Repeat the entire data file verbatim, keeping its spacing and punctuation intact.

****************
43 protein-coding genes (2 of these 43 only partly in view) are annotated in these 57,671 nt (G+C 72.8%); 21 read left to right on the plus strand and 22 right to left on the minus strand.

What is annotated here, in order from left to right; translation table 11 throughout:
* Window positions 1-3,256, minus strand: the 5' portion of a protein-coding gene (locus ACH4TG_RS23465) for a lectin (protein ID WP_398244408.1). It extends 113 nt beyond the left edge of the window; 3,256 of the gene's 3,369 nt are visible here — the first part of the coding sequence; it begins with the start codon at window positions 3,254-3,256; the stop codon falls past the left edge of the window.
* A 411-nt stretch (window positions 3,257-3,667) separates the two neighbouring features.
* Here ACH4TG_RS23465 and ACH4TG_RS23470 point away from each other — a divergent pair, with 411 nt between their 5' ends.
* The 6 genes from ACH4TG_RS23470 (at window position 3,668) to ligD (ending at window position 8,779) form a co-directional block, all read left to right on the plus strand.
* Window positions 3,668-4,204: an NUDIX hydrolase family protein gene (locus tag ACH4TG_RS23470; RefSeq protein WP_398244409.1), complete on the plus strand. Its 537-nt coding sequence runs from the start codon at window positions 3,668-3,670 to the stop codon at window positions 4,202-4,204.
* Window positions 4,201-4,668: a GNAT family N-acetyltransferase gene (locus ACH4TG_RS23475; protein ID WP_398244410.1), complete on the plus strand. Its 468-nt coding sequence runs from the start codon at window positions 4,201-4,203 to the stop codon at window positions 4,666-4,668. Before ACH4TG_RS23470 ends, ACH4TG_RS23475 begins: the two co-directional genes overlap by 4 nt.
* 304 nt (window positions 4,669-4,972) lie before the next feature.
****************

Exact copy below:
43 protein-coding genes (2 of these 43 only partly in view) are annotated in these 57,671 nt (G+C 72.8%); 21 read left to right on the plus strand and 22 right to left on the minus strand.

What is annotated here, in order from left to right; translation table 11 throughout:
* Window positions 1-3,256, minus strand: the 5' portion of a protein-coding gene (locus ACH4TG_RS23465) for a lectin (protein ID WP_398244408.1). It extends 113 nt beyond the left edge of the window; 3,256 of the gene's 3,369 nt are visible here — the first part of the coding sequence; it begins with the start codon at window positions 3,254-3,256; the stop codon falls past the left edge of the window.
* A 411-nt stretch (window positions 3,257-3,667) separates the two neighbouring features.
* Here ACH4TG_RS23465 and ACH4TG_RS23470 point away from each other — a divergent pair, with 411 nt between their 5' ends.
* The 6 genes from ACH4TG_RS23470 (at window position 3,668) to ligD (ending at window position 8,779) form a co-directional block, all read left to right on the plus strand.
* Window positions 3,668-4,204: an NUDIX hydrolase family protein gene (locus tag ACH4TG_RS23470; RefSeq protein WP_398244409.1), complete on the plus strand. Its 537-nt coding sequence runs from the start codon at window positions 3,668-3,670 to the stop codon at window positions 4,202-4,204.
* Window positions 4,201-4,668: a GNAT family N-acetyltransferase gene (locus ACH4TG_RS23475; protein ID WP_398244410.1), complete on the plus strand. Its 468-nt coding sequence runs from the start codon at window positions 4,201-4,203 to the stop codon at window positions 4,666-4,668. Before ACH4TG_RS23470 ends, ACH4TG_RS23475 begins: the two co-directional genes overlap by 4 nt.
* 304 nt (window positions 4,669-4,972) lie before the next feature.